Teachers threaten to strike over delayed school capitation

KUPPET secretary general Akello Misori and National chairman Omboko Milemba. [Edward Kiplimo,Standard]

Kenya Union of Post Primary Education Teachers (Kuppet) has questioned the school funding plan that has led to deficit that now threatens institutions operations.

Kuppet has issued a seven-day ultimatum to the government to release the money owed to schools.

The union noted that the government has only released Sh3,877 capitation to schools instead of the Sh11,122 expected for first term.

Kuppet Secretary General Akello Misori on Wednesday said that head teachers have been subjected to ridicule and accusations of poor leadership due to delayed release of capitation, which has been slashed.

"The union is disturbed that the government has decided to institute cuts in spending in education and this negates on the principle of free education which is compulsory," he said.

Misori said that the situation has seen suppliers take some schools to court over pending bills.

The crisis in the education sector could escalate after Kuppet warned of a possible teachers strike when schools reopen for second term.

The union is considering paralysing the reopening of institutions if the government fails to disburse capitation.

Should the union make good its threat, it will be the first time teachers will be downing their tools in nearly a decade.

The last strike was in 2015.

Headteachers and Kenya National Union of Teachers (Knut) last week raised concern over the crisis in the education sector saying that the government had only provided a fraction of capitation funds for the first term.

Dr Kipsang on Monday was hard-pressed to explain to Members of Parliament when schools will be receive the capitation balance.

‘‘We have released 25 per cent… in the next 10 days we should have released the resources,’’ he said while appearing before the Public Accounts Committee of the National Assembly to reply to audit queries.

Misori questioned why the government is yet to restore monies previously used to provide students with a medical cover even after it was discontinued in January.

He said that the money allocated to Edu-Afya should be ploughed back to schools.

The Kuppet secretary-general lamented that the ministry retains funds for co-curricular activities, infrastructure development and Cemastea, for purchase of science and mathematics equipment greatly reducing capitation funds.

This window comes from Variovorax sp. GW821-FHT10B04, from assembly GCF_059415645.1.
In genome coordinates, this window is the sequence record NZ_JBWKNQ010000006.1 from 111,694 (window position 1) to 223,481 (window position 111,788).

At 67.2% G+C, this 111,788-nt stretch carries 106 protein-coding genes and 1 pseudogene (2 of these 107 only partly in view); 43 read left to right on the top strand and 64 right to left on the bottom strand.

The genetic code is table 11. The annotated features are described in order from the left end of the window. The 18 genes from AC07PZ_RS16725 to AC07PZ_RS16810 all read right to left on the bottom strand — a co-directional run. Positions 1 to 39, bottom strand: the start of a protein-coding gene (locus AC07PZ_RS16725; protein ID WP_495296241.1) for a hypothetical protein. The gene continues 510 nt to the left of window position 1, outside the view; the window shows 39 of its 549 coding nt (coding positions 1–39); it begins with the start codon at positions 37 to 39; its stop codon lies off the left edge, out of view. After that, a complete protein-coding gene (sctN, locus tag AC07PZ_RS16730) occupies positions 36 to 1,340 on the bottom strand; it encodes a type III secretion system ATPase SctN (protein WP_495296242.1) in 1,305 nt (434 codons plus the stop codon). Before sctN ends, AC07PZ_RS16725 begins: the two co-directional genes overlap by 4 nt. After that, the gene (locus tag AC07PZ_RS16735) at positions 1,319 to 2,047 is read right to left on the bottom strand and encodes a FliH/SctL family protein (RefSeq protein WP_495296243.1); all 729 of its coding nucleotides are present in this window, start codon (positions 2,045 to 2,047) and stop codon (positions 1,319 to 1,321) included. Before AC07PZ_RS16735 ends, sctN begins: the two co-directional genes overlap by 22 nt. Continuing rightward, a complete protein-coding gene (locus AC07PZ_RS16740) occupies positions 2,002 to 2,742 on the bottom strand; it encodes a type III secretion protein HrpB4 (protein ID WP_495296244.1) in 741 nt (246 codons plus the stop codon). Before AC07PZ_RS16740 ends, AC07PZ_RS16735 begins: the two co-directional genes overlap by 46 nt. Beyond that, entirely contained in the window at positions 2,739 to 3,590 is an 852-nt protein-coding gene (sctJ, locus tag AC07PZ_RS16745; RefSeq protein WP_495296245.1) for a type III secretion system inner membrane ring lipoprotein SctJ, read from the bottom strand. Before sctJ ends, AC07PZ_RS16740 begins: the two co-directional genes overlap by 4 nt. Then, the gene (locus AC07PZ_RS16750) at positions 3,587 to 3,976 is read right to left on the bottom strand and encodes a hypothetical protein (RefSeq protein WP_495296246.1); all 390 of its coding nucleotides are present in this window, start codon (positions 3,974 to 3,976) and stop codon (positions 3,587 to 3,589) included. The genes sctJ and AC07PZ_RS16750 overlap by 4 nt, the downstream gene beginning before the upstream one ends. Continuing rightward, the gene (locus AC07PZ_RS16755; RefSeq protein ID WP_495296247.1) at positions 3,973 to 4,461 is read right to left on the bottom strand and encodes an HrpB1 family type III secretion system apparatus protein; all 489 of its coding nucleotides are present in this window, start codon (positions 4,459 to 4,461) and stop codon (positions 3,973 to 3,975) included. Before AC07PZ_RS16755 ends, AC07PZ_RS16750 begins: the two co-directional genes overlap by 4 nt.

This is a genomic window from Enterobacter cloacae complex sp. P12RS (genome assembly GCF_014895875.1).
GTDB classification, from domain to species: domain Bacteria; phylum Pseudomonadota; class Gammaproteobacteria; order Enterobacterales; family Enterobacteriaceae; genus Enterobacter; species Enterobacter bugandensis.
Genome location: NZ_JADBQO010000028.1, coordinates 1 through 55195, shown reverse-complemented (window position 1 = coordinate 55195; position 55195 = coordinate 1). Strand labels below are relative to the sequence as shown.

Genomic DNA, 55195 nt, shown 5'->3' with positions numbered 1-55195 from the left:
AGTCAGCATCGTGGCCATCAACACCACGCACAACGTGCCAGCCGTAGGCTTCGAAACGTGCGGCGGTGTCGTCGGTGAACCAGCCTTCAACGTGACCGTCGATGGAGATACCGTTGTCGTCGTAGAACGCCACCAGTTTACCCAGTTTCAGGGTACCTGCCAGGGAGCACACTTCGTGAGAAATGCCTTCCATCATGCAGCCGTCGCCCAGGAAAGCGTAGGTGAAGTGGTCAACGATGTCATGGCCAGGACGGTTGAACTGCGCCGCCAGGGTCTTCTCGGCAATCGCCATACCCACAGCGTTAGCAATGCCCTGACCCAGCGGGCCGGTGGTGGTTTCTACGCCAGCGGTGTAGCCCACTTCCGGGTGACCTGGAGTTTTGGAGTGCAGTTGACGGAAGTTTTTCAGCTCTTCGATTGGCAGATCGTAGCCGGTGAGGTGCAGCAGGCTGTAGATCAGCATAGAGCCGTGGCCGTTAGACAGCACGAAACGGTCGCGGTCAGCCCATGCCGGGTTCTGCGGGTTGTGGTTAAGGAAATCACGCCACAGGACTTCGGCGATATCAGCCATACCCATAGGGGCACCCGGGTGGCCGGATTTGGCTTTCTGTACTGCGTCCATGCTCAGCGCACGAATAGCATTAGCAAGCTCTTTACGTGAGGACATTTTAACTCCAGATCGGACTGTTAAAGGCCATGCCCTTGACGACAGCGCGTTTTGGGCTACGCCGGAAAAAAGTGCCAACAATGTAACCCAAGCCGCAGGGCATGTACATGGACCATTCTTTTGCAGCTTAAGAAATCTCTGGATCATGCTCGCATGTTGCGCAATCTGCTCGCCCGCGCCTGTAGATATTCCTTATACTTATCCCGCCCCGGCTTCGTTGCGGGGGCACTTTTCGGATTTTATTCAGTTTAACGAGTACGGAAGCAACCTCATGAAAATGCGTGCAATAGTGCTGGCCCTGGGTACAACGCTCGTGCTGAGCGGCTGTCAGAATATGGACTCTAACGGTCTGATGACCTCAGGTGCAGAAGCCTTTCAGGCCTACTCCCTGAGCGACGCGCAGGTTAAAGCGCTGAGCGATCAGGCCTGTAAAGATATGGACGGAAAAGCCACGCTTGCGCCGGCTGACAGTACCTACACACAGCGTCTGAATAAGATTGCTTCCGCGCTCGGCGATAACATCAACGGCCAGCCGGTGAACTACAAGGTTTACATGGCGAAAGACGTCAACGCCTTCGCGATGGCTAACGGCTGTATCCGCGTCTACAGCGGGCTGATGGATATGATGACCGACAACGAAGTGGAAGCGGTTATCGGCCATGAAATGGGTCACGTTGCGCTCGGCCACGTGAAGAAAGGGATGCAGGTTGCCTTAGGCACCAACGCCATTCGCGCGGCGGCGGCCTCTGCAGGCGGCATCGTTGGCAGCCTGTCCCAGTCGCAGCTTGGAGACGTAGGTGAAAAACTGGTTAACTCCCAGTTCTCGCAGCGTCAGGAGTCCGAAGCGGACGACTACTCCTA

‘‘Our plea is to the President to protect the Constitution, which guarantees every learner free, compulsory education,’’ Misori said. 

The Ministry of Education on Monday acknowledged that had a Sh22 billion shortfall, attributed to stagnant funding for the past six years despite a surging student population. 

The allocation, according to the PS caters to only 3.2 million students, a stark contrast to the actual enrollment of 4.2 million.

To bridge the gap, the PS said the ministry has been forced to slash capitation from Sh22,224 to about Sh17,000.

This leaves the programme's sustainability in a precarious state with schools getting Sh5,000 less for capitation each year.

But at the heart of the crisis lies a stagnant education budget.

Kipsang said that the government has been providing a flat rate of Sh54 billion for capitation over the last six years.

To address the funding gaps, he said, the shortfall is expected to shrink by half at the end of the year.

The PS indicated that the exit of the 2024 KCSE candidates in November and the end in Form One admission will see the secondary school funding crisis drop from the current Sh22 billion to about Sh11 billion.

"Remember we shall not be having a Form One class so the underfunding will go down to about Sh11 billion and that is what Education Committee is trying to ensure is taken care of in this 2024/2025 financial year," he said.

Kipsang said that the remaining deficit will be provided under the 2024/2025 budget allocation following consultations with the  National Assembly Committee on Education.

Kuppet chairman Omboko Milemba asked the ministry to make its case on full capitation before Parliament so that legislators can provide for the deficit.

"It is good that this is coming up right now because the ministry has a chance to send the deficit ahead of the supplementary budget one to cater for the balance, and I will take this up in parliament," he said.

However, Milemba called for an audit of the number of students in public schools to weed out ghost students.

"Up to today, there is no explanation on how 900 students registered for KCSE but could not be found during the examination period, we need a through audit to align the number of learners with the capitation provided," he said.

The Kuppet chairman also noted that the education management system – Nemis– has disadvantaged schools as some students are not funded because their names are not in the system which is relied on for disbursement of funds.

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